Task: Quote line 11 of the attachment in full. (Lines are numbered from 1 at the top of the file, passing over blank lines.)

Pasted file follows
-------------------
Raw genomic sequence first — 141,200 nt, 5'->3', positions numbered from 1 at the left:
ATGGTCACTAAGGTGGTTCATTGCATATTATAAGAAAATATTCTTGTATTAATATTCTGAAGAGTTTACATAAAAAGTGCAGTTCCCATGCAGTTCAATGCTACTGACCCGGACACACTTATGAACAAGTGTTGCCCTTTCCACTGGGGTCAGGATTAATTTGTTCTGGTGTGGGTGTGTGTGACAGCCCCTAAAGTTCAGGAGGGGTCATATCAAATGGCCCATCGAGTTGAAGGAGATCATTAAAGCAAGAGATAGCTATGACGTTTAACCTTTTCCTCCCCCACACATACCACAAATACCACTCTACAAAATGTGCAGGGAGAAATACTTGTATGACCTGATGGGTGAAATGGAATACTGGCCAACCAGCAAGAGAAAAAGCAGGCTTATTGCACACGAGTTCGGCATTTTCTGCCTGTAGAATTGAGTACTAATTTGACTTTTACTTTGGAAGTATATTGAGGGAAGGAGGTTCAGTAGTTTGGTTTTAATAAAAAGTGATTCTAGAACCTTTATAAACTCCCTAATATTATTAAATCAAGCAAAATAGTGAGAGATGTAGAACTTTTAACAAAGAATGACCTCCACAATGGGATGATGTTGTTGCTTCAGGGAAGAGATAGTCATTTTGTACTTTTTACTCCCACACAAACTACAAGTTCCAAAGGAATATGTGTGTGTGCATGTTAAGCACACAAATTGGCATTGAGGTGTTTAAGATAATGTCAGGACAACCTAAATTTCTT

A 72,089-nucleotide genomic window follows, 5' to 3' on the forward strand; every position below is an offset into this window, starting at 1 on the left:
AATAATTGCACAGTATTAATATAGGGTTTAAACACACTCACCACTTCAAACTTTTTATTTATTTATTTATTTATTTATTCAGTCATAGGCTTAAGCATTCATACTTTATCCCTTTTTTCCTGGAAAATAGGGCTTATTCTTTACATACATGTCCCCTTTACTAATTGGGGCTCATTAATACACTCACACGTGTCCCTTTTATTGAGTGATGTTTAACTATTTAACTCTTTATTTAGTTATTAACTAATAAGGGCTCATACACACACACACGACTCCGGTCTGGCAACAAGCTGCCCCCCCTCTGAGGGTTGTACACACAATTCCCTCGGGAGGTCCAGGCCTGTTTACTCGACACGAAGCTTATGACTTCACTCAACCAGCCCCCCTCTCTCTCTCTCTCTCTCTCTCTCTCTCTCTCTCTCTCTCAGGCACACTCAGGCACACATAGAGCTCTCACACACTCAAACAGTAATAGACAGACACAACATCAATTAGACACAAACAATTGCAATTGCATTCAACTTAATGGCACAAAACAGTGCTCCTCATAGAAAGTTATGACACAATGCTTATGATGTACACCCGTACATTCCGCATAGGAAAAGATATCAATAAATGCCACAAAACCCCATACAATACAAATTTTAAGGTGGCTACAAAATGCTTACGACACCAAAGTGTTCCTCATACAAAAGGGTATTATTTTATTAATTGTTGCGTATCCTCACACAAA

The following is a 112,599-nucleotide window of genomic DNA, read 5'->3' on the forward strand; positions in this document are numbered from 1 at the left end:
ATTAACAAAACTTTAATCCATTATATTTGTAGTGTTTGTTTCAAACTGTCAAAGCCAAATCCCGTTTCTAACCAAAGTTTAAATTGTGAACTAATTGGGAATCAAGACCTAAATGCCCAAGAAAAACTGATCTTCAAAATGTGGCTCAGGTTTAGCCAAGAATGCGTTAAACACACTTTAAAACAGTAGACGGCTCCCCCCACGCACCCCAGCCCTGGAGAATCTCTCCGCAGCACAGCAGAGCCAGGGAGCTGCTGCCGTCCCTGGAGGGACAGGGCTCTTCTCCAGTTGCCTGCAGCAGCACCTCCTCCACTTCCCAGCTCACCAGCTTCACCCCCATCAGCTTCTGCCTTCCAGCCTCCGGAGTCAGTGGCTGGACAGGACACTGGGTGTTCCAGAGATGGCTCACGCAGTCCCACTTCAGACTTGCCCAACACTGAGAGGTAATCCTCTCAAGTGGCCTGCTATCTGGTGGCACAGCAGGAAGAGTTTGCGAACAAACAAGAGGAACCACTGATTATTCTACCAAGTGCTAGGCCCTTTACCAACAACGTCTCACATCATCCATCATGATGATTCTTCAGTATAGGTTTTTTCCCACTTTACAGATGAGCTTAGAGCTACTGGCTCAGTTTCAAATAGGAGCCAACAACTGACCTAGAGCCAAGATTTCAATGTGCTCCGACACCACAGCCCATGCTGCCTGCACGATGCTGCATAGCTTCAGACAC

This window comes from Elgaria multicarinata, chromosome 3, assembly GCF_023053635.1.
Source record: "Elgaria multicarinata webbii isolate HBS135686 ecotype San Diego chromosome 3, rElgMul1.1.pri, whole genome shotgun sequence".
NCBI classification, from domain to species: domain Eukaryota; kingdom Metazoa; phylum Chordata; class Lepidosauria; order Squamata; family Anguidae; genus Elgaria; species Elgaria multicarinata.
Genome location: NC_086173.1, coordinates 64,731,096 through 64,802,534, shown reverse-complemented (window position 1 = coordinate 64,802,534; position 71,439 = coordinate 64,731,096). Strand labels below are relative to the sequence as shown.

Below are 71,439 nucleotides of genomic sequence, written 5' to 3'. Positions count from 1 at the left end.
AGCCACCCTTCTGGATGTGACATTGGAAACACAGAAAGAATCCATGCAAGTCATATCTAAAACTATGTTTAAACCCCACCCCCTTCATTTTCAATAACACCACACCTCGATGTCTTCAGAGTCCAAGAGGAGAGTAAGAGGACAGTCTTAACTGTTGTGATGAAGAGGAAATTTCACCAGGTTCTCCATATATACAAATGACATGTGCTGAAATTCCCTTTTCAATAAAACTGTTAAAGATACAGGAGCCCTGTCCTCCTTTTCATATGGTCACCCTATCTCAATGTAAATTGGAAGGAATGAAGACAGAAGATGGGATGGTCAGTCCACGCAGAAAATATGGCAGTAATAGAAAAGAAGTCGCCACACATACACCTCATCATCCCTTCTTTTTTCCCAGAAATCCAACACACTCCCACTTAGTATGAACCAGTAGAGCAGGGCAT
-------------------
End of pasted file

Below are 71,439 nucleotides of genomic sequence, written 5' to 3'. Positions count from 1 at the left end.